I’ve found the GENERATE REPORT function creates great results when a GOOGLE EARTH KML report output is produced. The resultant .KML file is opened with Google Earth to map the EXIF geolocations contained in images in the case dataset. It also exports the images to a folder where they can be quickly viewed with the viewer contained within Windows.
The file for Google Earth is in the REPORT folder inside whatever report name you used in the “ReportKML.kml” file.
Be patient when importing the file into Google Earth…it takes time to map all the locations and generate the map. Don’t use the online Google Earth, instead download and install it on your PC so it runs natively. You will need a internet connection for this to function. All the photo EXIF geolocations will be in the Temporary Places area on the left side of the Google Earth screen. Double-clicking on one of them will navigate to the location on the map. You can right-click to see the original image file that contains the EXIF data.
I hope this helps. Bob
Thanks Bob… This is exactly what I figured should be possible. Although my own experience writing a Python script to generate the addresses found quickly that the EXIF data is not very consistent… I found images that had Lat/Long, but without the orientation, which is useless! It said my images from Rhode Island were taken in Argentina! Still, I figure that everything is “best effort”, at least for an amateur like me.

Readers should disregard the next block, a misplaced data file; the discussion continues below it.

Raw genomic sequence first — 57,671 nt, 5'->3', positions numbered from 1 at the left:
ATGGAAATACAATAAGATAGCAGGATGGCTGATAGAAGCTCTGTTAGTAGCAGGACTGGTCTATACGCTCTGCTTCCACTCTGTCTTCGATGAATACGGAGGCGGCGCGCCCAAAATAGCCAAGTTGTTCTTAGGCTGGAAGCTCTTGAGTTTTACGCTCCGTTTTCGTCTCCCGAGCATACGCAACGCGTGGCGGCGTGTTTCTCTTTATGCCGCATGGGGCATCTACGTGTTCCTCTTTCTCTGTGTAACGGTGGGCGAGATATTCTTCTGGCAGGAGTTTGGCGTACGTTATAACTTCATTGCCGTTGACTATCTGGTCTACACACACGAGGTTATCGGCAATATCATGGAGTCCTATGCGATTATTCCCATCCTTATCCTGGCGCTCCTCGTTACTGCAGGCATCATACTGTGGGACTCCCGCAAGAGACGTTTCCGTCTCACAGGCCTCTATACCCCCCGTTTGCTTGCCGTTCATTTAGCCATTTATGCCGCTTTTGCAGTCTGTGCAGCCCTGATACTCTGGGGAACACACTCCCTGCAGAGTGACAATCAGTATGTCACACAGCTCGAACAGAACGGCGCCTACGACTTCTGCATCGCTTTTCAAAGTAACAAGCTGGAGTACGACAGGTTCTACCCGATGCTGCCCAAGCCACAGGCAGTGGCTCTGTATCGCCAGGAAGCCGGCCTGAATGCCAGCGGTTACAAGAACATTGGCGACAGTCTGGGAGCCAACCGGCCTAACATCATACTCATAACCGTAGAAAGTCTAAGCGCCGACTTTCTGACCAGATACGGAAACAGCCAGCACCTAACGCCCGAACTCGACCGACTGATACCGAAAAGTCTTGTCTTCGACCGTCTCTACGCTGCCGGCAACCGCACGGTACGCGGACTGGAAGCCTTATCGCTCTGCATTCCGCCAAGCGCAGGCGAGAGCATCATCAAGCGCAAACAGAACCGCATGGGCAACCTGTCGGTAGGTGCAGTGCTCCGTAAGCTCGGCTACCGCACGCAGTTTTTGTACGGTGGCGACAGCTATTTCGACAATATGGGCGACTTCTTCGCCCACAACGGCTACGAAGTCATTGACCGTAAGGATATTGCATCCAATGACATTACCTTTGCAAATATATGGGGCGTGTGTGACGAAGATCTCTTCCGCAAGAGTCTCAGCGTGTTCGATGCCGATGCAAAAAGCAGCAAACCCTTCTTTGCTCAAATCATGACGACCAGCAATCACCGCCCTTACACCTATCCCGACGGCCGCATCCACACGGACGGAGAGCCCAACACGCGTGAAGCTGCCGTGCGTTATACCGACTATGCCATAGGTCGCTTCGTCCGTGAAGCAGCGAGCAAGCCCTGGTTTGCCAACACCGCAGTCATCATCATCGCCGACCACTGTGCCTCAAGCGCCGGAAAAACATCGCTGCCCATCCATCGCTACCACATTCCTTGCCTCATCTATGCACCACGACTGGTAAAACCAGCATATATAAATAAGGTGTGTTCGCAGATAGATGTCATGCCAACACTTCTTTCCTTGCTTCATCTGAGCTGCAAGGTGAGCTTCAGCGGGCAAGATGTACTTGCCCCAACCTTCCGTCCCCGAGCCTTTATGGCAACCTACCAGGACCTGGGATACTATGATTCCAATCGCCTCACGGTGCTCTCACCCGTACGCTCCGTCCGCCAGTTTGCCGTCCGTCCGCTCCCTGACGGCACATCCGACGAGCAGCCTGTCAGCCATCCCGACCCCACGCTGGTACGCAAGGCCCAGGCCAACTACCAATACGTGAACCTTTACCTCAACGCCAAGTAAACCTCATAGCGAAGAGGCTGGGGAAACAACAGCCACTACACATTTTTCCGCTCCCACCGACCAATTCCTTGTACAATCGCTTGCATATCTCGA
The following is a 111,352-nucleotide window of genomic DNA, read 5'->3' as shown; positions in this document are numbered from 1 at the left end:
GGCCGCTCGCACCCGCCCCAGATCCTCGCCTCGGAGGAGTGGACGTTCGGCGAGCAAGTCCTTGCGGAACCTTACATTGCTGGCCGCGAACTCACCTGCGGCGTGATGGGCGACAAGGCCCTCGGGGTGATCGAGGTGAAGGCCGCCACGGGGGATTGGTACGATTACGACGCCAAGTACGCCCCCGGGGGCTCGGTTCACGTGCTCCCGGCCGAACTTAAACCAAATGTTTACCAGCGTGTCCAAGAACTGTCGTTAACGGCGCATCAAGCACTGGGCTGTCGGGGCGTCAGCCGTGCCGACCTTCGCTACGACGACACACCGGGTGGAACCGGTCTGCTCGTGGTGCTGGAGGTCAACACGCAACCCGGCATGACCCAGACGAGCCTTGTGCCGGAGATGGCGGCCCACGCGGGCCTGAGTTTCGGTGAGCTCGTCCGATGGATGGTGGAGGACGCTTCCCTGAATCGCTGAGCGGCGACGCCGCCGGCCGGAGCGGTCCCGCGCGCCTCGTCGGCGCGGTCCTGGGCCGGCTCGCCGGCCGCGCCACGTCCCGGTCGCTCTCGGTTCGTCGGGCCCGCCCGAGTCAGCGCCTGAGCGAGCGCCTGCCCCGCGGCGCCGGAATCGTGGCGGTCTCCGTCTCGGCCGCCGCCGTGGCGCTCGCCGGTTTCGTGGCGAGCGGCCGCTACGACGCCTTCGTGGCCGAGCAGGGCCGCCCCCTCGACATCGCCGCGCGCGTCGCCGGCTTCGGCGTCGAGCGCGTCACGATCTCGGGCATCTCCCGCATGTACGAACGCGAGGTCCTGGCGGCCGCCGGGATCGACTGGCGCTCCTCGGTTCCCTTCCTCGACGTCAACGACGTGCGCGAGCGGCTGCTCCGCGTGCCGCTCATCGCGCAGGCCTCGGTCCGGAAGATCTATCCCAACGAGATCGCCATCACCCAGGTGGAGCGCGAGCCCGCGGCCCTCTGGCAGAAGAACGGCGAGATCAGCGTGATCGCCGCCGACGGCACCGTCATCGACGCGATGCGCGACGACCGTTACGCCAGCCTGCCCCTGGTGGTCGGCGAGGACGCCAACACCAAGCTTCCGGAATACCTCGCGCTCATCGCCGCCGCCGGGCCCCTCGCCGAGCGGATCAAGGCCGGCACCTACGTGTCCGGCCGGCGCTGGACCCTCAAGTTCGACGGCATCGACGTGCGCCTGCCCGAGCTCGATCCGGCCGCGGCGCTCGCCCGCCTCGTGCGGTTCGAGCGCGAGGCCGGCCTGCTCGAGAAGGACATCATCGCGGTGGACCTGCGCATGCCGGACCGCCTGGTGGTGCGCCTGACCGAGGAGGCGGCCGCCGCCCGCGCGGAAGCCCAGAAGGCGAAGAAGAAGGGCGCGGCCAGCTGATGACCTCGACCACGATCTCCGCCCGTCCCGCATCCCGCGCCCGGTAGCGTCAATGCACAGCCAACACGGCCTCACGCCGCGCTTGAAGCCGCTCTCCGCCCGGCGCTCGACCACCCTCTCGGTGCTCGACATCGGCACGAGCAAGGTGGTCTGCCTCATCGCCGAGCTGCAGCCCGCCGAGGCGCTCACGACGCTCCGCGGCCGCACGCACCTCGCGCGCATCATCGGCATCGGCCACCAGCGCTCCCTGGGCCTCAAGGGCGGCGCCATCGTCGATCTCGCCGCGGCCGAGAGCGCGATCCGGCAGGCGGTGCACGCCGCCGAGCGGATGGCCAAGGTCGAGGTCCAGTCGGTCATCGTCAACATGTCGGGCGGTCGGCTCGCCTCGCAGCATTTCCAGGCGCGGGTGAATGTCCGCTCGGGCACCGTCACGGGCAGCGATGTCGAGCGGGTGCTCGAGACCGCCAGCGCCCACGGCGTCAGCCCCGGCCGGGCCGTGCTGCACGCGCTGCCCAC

Geolocations (latitude/logitude) are usually expressed as positive
values in the northern and eastern hemispheres. Therefore United States
locations are positive latitudes and NEGATIVE longitudes.
Don’t be surprised if some firmware and/or software use other standards.
I’ve found some cameras produce images with EXIF data that is in the
opposite longitude hemisphere, i.e. images in Arizona mapped in the
Indian ocean! Simply editing the longitude to add the - (negative) sign
corrected the location.
Be careful not to confuse the order of the numbers. Some systems use
longitude, latitude instead of the customary latitude, longitude.
Often a photo taken outdoors will reveal the error…if the location
maps to an ocean you should see water or a ship - - NOT land.
When geolocation data is given as 0,0 (latitude, longitude) all those
photos will map to the ocean east of Africa.
My favorite URLs for working with geolocations:
Calculate and map bearing angles and distances between two points